The Home for People Who Like to Flip Out and Write Code
Notes From PyATL 2011-11-10
Real-Time Web: Gevent and Socket.io (Rick Copeland)
Brief survey of asynchronous (defined as an event loop for purposes of this talk) programming
- In stdlib, used for stdlib SMTP server
- Nobody cares about it anymore
- Everybody knows this is the standby for asynchronous Python
- Callbacks hurt my brain, too, assuming you mean nested more than one or
- lightweight threads for cooperative multithreading
- Needs a custom Python, though :-(
- Event-based green threads
- Like Stackless, but in regular Python
- You know when you yield.
- Gevent is an example of the last option.
- Unsurprisingly, you should use it for I/O thanks to the
spawn_link means you’re linking to a spawned greenlet?
Greenlet provides the green threads.
- Sweet, glorious timeouts! Timeouts suck HARD for “real” threads.
Pool implementation; it’s so nice when langs/libs give you these
abstractions instead of rolling your own.
Event looks like fairly low-level primitives, but also multiple
implementations. On a side note, why does everybody love talking about LIFO
queues instead of Stacks.
- The big use-case is networking. They give you “green” versions of sockets,
select(), SSL, DNS, etc.
- Good WSGI support:
gevent.wsgi wraps a C lib, doesn’t do streaming, pipelining, or
gevent.pywsgi is a little slower (does 75% of the reqs/s) but is
The “Real-Time Web”
- No page refreshes
- Server push
- Examples: Chat, analytics, etc.
- Implementations: Flash, polling, Web Sockets, and more!
- Socket.io handles papering over all the different
implementations and picking the best one based on the browser, etc.
- There’s a Gevent library to give you Socket.io support (nice!)
ZeroMQ (wonder how this fits in)
- I watched Zed’s talk; ZeroMQ is cool.
- ZeroMQ “sockets” are message-based, delivery is via a dedicated communication
- Supports TCP, inproc, unix,
- Different types of sockets: REQ/RES, PUSH/PULL, PUB/SUB, et al
pyzmq is great, but you need
- Be careful when forking or otherwise using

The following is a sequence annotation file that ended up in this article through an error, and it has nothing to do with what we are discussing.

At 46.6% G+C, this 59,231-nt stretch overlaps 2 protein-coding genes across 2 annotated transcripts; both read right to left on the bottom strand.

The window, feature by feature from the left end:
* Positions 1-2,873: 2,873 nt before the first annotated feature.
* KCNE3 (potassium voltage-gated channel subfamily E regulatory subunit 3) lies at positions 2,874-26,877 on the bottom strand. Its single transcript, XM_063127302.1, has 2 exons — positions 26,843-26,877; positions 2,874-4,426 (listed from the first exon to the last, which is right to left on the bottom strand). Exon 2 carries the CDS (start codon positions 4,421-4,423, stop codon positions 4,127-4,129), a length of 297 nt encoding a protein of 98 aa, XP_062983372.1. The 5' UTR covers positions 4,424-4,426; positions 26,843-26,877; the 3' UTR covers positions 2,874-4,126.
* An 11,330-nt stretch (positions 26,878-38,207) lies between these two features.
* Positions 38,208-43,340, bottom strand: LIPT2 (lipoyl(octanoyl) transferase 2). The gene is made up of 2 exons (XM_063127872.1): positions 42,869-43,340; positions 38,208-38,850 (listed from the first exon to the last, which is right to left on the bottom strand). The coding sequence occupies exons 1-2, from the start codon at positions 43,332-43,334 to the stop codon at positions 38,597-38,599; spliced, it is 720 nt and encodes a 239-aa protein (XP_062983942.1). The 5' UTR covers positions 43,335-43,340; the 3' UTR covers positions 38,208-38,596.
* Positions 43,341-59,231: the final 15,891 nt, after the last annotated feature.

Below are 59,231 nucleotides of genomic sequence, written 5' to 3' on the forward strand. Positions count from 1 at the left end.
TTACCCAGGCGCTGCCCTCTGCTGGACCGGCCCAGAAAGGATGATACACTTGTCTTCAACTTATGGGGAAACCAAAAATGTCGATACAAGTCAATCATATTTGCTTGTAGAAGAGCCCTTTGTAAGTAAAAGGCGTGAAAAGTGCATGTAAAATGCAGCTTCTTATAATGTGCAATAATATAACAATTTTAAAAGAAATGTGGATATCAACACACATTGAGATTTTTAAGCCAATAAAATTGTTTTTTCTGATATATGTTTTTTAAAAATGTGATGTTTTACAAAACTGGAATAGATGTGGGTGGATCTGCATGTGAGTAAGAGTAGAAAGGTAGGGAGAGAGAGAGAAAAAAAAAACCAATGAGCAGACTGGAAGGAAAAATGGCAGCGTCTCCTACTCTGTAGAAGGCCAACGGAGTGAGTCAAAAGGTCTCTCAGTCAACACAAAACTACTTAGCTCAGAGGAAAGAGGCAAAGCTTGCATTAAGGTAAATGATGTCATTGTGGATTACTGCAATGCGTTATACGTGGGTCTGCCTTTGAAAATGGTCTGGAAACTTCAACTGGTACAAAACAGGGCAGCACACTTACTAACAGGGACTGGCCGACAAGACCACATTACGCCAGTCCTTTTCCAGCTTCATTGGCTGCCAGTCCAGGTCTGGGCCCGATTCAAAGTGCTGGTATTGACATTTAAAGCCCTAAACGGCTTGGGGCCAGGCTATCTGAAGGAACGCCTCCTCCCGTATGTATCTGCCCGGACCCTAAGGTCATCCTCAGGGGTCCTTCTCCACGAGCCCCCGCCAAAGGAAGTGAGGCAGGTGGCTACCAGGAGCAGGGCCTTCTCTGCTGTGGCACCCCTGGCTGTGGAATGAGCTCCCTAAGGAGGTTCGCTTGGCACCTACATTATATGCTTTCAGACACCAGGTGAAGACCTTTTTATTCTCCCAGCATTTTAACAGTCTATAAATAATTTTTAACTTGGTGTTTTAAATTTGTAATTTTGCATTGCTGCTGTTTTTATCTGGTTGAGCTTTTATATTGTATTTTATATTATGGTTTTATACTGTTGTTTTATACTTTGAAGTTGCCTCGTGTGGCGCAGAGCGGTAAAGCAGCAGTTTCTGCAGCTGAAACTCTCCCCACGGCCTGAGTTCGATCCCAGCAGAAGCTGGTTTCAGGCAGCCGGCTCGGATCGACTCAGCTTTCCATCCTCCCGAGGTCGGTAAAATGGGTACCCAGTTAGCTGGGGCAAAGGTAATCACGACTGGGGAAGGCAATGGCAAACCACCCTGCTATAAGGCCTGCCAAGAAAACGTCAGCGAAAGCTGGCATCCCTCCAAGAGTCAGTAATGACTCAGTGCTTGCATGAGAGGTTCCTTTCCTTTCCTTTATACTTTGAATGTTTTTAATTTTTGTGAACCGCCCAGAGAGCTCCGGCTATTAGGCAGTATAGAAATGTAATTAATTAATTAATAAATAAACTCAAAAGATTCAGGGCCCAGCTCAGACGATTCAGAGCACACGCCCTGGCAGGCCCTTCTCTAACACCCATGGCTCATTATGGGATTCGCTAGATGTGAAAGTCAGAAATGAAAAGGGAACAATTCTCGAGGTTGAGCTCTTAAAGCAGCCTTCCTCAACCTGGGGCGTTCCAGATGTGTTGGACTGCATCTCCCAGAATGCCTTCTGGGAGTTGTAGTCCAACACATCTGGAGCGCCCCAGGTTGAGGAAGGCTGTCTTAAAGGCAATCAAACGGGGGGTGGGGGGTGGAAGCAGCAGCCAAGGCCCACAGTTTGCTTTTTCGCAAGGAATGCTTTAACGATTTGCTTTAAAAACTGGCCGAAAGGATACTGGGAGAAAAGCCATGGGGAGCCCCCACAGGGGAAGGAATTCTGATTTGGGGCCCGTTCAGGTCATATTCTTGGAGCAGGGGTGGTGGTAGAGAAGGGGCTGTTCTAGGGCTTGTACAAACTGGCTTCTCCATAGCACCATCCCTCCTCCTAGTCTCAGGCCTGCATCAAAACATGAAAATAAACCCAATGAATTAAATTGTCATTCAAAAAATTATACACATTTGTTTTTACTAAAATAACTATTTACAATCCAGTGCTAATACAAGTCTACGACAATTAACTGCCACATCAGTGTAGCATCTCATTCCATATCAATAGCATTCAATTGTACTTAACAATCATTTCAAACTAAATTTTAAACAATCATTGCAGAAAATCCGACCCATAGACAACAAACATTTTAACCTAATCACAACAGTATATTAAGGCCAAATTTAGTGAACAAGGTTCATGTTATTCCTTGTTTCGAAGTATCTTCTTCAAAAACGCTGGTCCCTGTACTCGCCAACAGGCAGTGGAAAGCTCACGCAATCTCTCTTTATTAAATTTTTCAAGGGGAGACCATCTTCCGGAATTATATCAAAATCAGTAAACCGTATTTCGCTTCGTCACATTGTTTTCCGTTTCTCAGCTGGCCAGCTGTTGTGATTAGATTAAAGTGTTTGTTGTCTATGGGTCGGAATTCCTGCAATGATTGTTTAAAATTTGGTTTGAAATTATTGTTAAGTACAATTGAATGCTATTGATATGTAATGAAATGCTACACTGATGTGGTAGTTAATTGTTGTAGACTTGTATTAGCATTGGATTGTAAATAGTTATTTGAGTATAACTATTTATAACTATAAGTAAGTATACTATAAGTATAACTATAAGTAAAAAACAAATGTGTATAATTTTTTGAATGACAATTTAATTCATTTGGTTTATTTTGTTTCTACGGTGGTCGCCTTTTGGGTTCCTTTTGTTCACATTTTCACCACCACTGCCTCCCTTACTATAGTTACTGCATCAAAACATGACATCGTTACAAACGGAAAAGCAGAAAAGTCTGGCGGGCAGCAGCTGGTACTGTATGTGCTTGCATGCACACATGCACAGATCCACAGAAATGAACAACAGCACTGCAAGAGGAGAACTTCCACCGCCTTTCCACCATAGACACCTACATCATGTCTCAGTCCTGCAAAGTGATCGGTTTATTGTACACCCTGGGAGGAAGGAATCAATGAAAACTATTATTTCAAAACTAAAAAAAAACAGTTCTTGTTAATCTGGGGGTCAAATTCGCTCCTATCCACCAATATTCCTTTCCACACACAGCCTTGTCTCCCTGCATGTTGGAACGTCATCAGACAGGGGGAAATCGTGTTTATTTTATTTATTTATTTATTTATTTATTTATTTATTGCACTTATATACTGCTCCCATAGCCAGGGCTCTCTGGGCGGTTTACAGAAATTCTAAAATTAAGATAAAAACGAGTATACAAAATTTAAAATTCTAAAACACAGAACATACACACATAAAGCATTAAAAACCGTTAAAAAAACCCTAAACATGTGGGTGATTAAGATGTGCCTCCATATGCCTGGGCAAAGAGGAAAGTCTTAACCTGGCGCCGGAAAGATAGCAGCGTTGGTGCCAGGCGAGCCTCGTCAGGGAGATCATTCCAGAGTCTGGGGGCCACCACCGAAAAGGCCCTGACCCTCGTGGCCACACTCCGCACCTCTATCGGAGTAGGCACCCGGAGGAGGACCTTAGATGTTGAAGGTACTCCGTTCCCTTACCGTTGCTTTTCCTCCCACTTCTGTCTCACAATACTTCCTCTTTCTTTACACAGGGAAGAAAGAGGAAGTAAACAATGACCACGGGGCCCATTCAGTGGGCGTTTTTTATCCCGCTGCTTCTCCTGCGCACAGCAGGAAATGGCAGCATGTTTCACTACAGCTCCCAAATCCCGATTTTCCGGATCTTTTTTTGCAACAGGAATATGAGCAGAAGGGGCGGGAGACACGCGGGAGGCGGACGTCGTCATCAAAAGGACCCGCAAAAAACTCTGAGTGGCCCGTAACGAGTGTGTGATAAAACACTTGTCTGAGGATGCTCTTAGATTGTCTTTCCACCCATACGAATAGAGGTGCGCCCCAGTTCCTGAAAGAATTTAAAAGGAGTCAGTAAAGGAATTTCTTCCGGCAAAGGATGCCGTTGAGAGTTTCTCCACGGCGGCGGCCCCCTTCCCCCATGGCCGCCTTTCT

multiprocessing; Gevent and ZeroMQ both have
- VERY NICE! He’s using the module pattern in his sample JS. Hooray for
high-quality sample code.
- The slides for this talk are up on SlideShare.
Cython: Pythonesque C Extensions (Matt Hagy)
- You need a
- You can use this to get a huge perf win by using Cython, but
you can also use it to just make it easier to wrap existing C libraries.
- It’s almost a superset of Python (I wonder what prevents it from being
a proper superset).
- Special features for working with NumPy arrays.
- Neat: a language-level feature for thread-level parallelism. Since it’s C,
you don’t have to hold the GIL.
Writing Acceptance Tests with Freshen (Doug Hellmann)
- Features - they group Scenarios
Given to declare preconditions
Then to declare expected outcomes
- Supporting Code - applies the test definitions to the application under test
- You can use a “Background” to declare your “globals”
- Cool feature: Python’s multi-line strings
- The process of applying the tests to your system is interesting. I could
explore this for quite a while, I think. Maybe I should show it to the
QA guy at work.
- The actual tests run inside of
nose as a plugin. It detects
.feature files as “Features” and processes them accordingly.
- Parameterized testing are handled via “Scenario Outlines” (I hope it works
well, because parameterized tests are a total pain in JUnit).
- It is very new (only on v0.2), so you probably want to run with the version
From the Q&A
- The error-handling, etc., seems to be much better than Lettuce, hence going
with it instead of Lettuce.
Brandon Writes a Program… LIVE!
- PyEphem is a module that Brandon maintains and sounds cool
for astronomy buffs.
- Astronomy is fun.